Statistical reports made by the Soviet secret police agencies between the 1930s and 1950s are kept in the State Archive of the Russian Federation formerly called Central State Archive of the October Revolution (CSAOR). These documents were highly classified and inaccessible. Amid the releasing of once-secret files and democratization in the late 1980s, Viktor Zemskov and other Russian researchers managed to gain access to the documents and published the highly classified statistical data collected by the secret police and related to the number of the Gulag prisoners, special settlers, etc. In 1995, Zemskov wrote that foreign scientists have begun to be admitted to the restricted-access collection of these documents in the State Archive of the Russian Federation since 1992. However, only one historian, namely Zemskov, was admitted to these archives, and later the archives were again “closed”, according to Leonid Lopatnikov.
While considering the issue of reliability of the primary data provided by corrective labor institutions, it is necessary to take into account the following two circumstances. On the one hand, their administration was not interested to understate the number of prisoners in its reports, because it would have automatically led to a decrease in the food supply plan for camps, prisons, and corrective labor colonies. The decrement in food would have been accompanied by an increase in mortality that would have led to wrecking of the vast production program of the Gulag. On the other hand, overstatement of data of the number of prisoners also did not comply with departmental interests, because it was fraught with the same (i.e., impossible) increase in production tasks set by planning bodies. In those days, people were highly responsible for non-fulfilment of plan. It seems that a resultant of these objective departmental interests was a sufficient degree of reliability of the reports.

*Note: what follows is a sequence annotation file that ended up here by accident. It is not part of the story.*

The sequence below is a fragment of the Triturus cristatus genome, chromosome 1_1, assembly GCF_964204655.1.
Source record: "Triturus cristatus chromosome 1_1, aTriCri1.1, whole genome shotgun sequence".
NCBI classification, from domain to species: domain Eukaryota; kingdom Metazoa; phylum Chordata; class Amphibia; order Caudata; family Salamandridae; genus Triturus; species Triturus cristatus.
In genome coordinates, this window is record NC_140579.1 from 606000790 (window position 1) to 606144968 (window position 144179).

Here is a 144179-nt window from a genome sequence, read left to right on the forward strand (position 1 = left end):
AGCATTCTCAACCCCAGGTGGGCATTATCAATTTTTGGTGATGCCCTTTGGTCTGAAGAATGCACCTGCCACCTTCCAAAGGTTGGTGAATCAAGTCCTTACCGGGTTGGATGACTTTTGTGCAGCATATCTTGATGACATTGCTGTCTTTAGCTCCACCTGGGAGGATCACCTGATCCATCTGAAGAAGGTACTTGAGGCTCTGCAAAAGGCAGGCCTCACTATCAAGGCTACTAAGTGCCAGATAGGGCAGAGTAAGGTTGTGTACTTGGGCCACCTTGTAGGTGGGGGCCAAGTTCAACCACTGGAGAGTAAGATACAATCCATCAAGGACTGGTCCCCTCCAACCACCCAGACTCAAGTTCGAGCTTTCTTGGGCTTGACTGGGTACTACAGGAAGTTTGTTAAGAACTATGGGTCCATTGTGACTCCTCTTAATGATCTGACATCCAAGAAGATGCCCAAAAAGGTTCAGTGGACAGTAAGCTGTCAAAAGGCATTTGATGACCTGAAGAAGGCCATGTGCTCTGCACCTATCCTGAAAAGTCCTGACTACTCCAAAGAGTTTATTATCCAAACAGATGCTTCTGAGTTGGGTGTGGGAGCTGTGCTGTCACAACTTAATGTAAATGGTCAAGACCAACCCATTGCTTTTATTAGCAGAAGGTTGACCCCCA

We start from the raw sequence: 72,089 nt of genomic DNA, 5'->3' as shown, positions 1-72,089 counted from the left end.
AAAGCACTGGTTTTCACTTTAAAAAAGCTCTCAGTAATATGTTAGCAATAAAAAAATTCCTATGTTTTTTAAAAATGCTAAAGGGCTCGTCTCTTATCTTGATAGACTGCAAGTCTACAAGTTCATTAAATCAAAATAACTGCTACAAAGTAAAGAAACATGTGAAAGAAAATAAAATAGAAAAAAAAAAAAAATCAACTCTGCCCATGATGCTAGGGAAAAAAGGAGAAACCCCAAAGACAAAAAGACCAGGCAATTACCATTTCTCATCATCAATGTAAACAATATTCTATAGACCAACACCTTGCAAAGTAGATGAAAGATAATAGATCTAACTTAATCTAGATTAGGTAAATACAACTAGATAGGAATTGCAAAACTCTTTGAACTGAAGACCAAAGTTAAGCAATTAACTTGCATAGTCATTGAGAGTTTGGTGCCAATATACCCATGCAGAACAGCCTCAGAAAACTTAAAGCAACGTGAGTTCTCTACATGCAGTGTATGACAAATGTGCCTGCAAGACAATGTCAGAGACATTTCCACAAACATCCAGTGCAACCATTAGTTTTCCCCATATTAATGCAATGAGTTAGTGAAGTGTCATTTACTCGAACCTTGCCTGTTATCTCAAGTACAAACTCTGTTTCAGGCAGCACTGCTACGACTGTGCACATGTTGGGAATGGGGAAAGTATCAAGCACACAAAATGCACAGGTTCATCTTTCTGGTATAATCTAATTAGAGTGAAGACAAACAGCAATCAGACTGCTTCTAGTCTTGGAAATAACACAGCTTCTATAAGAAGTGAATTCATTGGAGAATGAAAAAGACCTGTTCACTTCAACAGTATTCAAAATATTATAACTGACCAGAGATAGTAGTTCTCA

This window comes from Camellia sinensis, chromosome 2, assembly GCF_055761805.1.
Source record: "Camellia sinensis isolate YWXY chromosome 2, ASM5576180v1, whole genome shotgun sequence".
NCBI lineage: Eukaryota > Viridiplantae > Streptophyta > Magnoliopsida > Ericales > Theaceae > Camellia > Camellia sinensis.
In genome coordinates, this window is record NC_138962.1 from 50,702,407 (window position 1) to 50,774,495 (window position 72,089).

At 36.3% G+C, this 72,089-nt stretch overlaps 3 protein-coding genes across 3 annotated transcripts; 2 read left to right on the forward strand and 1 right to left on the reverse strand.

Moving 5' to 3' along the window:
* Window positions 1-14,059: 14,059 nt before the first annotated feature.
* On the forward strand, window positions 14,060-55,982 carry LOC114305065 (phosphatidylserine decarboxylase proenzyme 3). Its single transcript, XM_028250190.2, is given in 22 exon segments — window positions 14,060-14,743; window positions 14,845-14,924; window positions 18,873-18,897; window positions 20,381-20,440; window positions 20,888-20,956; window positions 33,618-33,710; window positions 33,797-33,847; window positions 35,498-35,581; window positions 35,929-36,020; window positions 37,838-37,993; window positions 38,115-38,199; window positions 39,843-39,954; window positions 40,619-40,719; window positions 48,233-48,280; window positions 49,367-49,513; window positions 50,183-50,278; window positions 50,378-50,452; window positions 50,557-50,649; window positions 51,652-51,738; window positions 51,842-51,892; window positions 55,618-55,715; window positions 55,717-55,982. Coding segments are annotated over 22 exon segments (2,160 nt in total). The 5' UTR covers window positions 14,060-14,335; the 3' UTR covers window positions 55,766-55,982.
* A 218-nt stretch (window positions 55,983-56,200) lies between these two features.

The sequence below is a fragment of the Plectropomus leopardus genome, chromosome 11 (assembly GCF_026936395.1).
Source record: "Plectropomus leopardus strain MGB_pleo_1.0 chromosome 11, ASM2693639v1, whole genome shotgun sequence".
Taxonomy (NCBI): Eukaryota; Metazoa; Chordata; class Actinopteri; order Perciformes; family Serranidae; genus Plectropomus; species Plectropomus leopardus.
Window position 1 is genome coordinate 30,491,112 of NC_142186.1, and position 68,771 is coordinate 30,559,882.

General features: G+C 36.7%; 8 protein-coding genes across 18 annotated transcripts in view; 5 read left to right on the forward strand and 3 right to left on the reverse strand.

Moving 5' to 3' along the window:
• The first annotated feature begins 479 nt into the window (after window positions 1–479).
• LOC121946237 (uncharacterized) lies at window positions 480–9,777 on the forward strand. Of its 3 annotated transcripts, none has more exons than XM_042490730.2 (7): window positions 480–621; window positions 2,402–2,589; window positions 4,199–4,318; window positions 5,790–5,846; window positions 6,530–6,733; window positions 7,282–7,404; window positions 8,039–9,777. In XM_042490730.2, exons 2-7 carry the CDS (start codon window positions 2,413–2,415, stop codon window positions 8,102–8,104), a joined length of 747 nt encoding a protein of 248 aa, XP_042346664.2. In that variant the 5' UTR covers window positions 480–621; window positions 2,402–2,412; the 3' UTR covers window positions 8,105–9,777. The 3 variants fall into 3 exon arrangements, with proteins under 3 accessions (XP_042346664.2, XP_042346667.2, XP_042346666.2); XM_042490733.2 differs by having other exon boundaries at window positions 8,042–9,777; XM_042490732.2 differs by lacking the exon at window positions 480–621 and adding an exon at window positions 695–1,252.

Between 1990 and 1992, the first precise statistical data on the Gulag based on the Gulag archives were published by Viktor Zemskov. These had been generally accepted by leading Western scholars, despite the fact that a number of inconsistencies were found in this statistics. It is also necessary to note that not all the conclusions drawn by Zemskov based on his data have been generally accepted. Thus, Sergei Maksudov alleged that although literary sources, for example the books of Lev Razgon or Aleksandr Solzhenitsyn, did not envisage the total number of the camps very well and markedly exaggerated their size, on the other hand, Viktor Zemskov, who published many documents by the NKVD and KGB, was far from understanding of the Gulag essence and the nature of socio-political processes in the country. He added that without distinguishing the degree of accuracy and reliability of certain figures, without making a critical analysis of sources, without comparing new data with already known information, Zemskov absolutizes the published materials by presenting them as the ultimate truth. As a result, Maksudov charges that Zemskov attempts to make generalized statements with reference to a particular document, as a rule, do not hold water.